Residents Develop New, Lasting Friendships in Senior Living Communities
Years ago, before I was involved in the senior living business, my Mom Marilyn would talk of her sister Harriet — 17 years her senior — whose husband had passed and was living away from her Chicago home and family in Marco Island, FL. Marilyn and sister Lorraine tried to get Harriet to return home and live in an assisted living or retirement community so she would not be so isolated living alone, even with caregivers. At the time, my mom and aunt recognized the value of socialization in keeping their social sister vibrant and engaged.
Now that I am involved in running an assisted living Houston, TX retirement community, I am more convinced that my Mom was right in wanting sister Harriet to move to an active independent living communitiy. My Mom believed that that seniors are better off if they reside in a retirement community that provides the opportunity to sociaize and interact with their peers in many settings — three times daily at meals, during weekly entertainment events, at various activities, lectures and religious services, and just during a stroll around the community. My Mom thought that her sister would be more active than if the family paid for caregivers and spent most of her time alone, without peers in her apartment.
Read the Houston Chronicle story about the Golden Girls of Treemont Retirement Community. These four ladies (see above photo) have only recently moved to a retirement home within the year. As single women,residents Camille Scalise, Betty Davenport, Elizabeth Jahn and Ethyl Van Tine (in photo on left after "winning" an April Fools joke), immediately bonded, forging an enduring friendship and have now become the community's "welcoming committee." They enjoy each other's company and want to share their joy with new residents (Marie Lynn Hayes above) who move into this retirement community in Houston, TX.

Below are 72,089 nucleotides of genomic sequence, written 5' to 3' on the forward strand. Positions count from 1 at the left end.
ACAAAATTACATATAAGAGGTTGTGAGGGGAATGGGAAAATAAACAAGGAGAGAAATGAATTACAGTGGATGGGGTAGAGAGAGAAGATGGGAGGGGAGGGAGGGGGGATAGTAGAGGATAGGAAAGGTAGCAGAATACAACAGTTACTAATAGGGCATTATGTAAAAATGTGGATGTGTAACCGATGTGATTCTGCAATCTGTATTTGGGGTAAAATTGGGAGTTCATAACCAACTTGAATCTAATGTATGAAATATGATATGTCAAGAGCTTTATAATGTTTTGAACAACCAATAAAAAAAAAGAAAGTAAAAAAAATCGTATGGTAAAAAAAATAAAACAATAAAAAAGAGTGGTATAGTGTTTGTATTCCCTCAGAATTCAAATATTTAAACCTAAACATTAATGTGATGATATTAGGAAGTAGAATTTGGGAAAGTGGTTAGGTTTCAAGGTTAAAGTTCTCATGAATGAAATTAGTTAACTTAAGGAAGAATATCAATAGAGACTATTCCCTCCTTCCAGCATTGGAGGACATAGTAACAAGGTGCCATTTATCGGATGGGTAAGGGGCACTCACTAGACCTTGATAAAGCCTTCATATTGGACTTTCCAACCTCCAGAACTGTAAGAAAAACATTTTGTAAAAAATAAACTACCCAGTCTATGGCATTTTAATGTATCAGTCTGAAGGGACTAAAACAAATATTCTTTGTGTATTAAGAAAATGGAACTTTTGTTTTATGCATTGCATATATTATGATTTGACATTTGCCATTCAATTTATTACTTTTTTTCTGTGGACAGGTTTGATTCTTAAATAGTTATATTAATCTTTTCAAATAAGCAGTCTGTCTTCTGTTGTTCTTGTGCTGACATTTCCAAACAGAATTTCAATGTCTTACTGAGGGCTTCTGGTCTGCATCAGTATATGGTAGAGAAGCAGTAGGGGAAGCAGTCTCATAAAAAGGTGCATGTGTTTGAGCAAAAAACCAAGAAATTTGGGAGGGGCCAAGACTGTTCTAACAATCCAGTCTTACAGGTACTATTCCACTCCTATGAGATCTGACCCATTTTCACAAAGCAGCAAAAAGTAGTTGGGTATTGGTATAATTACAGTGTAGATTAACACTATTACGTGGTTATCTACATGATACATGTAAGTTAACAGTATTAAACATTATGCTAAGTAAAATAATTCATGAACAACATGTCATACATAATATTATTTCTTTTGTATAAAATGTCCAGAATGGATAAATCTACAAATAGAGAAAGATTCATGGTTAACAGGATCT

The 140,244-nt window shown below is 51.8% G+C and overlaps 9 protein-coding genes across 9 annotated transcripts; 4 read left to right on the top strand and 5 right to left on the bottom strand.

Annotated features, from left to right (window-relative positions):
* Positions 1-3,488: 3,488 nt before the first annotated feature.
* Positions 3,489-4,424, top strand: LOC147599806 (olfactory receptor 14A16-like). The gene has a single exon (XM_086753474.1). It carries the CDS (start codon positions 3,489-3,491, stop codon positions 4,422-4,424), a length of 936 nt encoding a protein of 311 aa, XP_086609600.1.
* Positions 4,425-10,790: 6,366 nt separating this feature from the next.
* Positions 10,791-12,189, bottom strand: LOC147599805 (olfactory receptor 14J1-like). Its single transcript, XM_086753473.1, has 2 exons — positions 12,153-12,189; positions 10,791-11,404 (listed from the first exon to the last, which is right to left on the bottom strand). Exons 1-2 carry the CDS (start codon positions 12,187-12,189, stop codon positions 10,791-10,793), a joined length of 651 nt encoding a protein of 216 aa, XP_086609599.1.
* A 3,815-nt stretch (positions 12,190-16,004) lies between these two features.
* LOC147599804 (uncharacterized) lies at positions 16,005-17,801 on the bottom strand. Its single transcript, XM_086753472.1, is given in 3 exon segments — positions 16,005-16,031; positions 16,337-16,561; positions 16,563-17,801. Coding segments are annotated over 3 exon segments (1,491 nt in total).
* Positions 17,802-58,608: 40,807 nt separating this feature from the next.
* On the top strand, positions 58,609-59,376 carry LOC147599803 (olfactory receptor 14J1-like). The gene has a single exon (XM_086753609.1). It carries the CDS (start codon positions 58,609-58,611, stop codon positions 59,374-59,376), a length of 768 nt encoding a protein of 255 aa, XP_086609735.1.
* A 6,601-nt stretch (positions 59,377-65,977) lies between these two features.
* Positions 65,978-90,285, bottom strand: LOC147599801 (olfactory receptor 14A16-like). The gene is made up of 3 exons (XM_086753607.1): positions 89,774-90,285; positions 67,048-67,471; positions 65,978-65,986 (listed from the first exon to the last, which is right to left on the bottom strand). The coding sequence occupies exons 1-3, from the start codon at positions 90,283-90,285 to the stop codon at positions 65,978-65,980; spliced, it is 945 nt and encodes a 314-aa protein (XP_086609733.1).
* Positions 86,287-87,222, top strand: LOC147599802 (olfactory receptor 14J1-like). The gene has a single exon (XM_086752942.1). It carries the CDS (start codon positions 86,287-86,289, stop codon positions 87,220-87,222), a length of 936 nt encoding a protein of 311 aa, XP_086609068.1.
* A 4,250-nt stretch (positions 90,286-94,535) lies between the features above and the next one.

One might also be interested to hear testimonials from seniors who made the decision to downsize and move to an independent living community. One resident Helen talks about the value of being social with one's peers:
Helen: I enjoy going to the dining room 3 times a day. I think the most important thing is just being around people. Some people don’t come down to eat 3 times a day. They say they’re not hungry. If they aren’t hungry, let them come down sit at the the table and just drink a cup of coffee and visit and be around people. I think that’s very important.
There is much documentation on the value of social interaction and friendships in keeping seniors happy and content. Active Activities Programs are key to resident happiness in retirement communities. Please make sure you ask about such programs when you tour senior living Houston TX communities. Click to read about Treemont's engaging residents, your future neighbors!